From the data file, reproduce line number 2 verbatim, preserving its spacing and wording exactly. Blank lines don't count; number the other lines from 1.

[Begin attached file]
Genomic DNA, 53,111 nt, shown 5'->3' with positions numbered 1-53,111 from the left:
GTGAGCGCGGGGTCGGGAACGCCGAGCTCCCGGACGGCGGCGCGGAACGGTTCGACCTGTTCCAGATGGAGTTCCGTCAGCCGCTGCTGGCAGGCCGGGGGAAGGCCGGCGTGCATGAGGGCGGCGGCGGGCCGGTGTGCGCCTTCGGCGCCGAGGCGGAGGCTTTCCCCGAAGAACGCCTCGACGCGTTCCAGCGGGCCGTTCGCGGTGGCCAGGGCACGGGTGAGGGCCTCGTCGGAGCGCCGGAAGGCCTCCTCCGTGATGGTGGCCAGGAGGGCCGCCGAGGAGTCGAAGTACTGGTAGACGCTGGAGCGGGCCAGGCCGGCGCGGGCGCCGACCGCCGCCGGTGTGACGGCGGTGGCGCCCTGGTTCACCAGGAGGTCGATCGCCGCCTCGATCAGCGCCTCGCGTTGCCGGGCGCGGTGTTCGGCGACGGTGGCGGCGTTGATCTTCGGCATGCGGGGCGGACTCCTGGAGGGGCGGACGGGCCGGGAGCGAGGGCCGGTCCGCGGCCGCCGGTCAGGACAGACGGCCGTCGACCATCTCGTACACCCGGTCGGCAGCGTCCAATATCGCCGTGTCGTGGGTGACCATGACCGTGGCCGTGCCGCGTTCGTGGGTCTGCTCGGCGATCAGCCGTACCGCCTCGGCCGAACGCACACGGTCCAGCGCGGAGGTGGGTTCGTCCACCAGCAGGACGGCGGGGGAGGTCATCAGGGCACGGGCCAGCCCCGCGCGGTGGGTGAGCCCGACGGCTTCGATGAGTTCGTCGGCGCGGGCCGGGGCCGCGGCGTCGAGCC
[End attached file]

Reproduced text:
GTGAGCGCGGGGTCGGGAACGCCGAGCTCCCGGACGGCGGCGCGGAACGGTTCGACCTGTTCCAGATGGAGTTCCGTCAGCCGCTGCTGGCAGGCCGGGGGAAGGCCGGCGTGCATGAGGGCGGCGGCGGGCCGGTGTGCGCCTTCGGCGCCGAGGCGGAGGCTTTCCCCGAAGAACGCCTCGACGCGTTCCAGCGGGCCGTTCGCGGTGGCCAGGGCACGGGTGAGGGCCTCGTCGGAGCGCCGGAAGGCCTCCTCCGTGATGGTGGCCAGGAGGGCCGCCGAGGAGTCGAAGTACTGGTAGACGCTGGAGCGGGCCAGGCCGGCGCGGGCGCCGACCGCCGCCGGTGTGACGGCGGTGGCGCCCTGGTTCACCAGGAGGTCGATCGCCGCCTCGATCAGCGCCTCGCGTTGCCGGGCGCGGTGTTCGGCGACGGTGGCGGCGTTGATCTTCGGCATGCGGGGCGGACTCCTGGAGGGGCGGACGGGCCGGGAGCGAGGGCCGGTCCGCGGCCGCCGGTCAGGACAGACGGCCGTCGACCATCTCGTACACCCGGTCGGCAGCGTCCAATATCGCCGTGTCGTGGGTGACCATGACCGTGGCCGTGCCGCGTTCGTGGGTCTGCTCGGCGATCAGCCGTACCGCCTCGGCCGAACGCACACGGTCCAGCGCGGAGGTGGGTTCGTCCACCAGCAGGACGGCGGGGGAGGTCATCAGGGCACGGGCCAGCCCCGCGCGGTGGGTGAGCCCGACGGCTTCGATGAGTTCGTCGGCGCGGGCCGGGGCCGCGGCGTCGAGCC